Job insecurity and personality fluidity

Professor Chia-huei Wu featured in Psychology Today on 7 April 2021 in an article discussing his recent research on chronic job insecurity and long-term personality changes.

The Psychology Today article discusses important research on personality fluidity led by Professor Chia-huei Wu on ‘Effects of Chronic Job Insecurity on Big Five Personality Change’, published in the Journal of Applied Psychology in 2020. 

Professor Wu and his co-authors found that episodes of chronic job insecurity can cause long-lasting personality changes, namely a small increase of neuroticism, and a small decrease in agreeableness and conscientiousness.

Professor Wu and co-authors analysed data from 1,046 employees participating in the Household, Income, and Labor Dynamics in Australia survey over a nine-year period. The researchers found that people who experienced prolonged episodes of job insecurity, over four or five preceeding years, experienced prolonged periods of stress, and in turn became ‘more on edge, less discipined, less organised, and more disagreeable’. The research found that the extraversion trait remained unchanged in the face of chronic job insecurity.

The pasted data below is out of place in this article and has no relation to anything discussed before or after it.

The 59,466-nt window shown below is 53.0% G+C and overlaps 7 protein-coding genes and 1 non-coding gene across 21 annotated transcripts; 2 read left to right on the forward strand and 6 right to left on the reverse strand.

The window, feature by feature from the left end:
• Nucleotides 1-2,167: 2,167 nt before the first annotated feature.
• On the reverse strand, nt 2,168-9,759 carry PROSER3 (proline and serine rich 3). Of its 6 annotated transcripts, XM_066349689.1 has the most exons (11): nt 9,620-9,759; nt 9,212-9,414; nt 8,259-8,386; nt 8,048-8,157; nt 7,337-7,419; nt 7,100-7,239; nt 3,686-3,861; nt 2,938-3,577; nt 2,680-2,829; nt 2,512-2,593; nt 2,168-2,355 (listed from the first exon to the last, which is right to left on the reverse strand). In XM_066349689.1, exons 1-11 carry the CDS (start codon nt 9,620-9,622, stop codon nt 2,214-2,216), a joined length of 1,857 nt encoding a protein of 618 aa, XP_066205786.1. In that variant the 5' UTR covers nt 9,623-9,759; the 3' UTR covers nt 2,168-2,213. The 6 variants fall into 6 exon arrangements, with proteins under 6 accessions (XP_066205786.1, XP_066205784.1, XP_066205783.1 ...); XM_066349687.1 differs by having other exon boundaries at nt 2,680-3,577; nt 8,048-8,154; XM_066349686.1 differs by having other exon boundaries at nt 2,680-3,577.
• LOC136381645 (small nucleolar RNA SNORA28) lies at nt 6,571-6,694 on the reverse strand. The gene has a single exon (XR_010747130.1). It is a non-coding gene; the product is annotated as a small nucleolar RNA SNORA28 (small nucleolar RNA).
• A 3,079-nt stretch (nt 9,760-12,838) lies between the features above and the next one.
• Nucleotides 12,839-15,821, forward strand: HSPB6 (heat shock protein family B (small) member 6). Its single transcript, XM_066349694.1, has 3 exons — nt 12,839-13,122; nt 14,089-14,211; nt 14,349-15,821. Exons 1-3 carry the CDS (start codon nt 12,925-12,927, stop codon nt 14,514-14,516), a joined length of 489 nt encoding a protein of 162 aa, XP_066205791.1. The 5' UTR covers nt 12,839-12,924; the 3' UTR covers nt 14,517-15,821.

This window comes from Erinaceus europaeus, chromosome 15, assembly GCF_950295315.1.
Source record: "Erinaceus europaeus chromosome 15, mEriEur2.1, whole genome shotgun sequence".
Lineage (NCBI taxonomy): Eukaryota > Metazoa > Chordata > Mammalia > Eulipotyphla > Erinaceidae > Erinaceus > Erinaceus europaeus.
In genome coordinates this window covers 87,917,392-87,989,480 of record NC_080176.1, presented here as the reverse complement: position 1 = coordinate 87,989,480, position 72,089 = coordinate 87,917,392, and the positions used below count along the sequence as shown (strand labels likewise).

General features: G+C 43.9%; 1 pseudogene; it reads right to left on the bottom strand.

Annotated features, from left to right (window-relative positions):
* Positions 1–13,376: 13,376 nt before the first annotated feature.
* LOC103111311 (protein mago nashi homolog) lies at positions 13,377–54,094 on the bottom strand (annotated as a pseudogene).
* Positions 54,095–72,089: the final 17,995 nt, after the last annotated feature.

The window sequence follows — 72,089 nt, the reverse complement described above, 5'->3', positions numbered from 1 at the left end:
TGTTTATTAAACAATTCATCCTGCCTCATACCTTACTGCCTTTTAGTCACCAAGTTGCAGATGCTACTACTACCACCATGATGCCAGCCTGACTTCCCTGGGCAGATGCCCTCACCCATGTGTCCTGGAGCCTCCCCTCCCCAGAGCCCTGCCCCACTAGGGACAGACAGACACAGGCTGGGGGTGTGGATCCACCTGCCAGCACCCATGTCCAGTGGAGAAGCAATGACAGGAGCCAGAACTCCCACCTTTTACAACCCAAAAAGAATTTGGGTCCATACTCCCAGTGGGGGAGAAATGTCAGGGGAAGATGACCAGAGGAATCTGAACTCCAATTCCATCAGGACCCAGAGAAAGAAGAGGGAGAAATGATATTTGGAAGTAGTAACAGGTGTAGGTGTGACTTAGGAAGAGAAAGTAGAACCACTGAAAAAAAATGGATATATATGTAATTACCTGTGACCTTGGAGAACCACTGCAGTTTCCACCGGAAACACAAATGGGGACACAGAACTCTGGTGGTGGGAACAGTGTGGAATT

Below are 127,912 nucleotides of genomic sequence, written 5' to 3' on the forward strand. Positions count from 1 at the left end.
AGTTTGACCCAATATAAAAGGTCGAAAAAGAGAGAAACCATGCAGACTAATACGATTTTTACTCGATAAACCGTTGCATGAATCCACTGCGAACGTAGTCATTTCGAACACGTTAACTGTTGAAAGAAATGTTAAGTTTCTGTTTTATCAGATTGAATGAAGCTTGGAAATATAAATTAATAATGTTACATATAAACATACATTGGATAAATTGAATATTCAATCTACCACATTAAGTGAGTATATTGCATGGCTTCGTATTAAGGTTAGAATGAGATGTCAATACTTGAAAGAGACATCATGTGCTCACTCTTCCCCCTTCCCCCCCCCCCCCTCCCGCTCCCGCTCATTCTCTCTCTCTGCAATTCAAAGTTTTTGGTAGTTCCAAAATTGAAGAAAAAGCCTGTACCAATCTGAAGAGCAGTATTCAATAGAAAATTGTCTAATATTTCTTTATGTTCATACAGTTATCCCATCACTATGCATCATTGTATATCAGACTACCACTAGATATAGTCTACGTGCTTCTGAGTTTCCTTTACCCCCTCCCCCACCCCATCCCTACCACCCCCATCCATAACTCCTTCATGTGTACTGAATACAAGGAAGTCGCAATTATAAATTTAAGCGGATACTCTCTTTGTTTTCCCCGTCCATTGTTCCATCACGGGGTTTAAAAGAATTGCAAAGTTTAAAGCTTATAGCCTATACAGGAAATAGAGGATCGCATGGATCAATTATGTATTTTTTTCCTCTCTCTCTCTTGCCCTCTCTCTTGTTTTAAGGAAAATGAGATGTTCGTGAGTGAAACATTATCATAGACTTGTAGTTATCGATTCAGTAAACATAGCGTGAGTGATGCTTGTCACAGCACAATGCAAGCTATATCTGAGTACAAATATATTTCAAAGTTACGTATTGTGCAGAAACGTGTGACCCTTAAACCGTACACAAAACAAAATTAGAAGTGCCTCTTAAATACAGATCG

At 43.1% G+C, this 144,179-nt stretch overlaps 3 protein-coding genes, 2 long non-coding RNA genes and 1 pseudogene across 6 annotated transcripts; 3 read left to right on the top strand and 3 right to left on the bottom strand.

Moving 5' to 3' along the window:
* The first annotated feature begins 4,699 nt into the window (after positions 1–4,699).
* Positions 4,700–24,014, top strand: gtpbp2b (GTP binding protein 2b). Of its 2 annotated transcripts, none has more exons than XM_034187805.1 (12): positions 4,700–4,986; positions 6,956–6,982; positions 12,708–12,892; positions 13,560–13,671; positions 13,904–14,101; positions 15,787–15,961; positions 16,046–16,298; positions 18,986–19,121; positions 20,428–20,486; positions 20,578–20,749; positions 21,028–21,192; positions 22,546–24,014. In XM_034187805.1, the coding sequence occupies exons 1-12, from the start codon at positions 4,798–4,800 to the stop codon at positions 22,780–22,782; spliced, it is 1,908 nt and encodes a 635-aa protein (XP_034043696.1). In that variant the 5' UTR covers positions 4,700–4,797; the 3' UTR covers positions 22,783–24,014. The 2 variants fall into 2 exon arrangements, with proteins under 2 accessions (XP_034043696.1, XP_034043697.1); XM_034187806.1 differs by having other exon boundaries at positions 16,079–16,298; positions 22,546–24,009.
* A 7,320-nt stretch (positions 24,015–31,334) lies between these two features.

The Psychology Today article highlights the importance of Professor Wu’s research in evolving our understanding of personality fluidity, the idea that our personalities can change over time. The research adds another dimension to an emerging field exploring the idea that our peronalities gradually evolve over time, challenging previous thinking that they remain largely fixed throughout our lives. Professor Wu commented: 

This study suggests that job insecurity has important implications for one’s personality when experienced over a long-term period.

Read the full article in Psychology Today.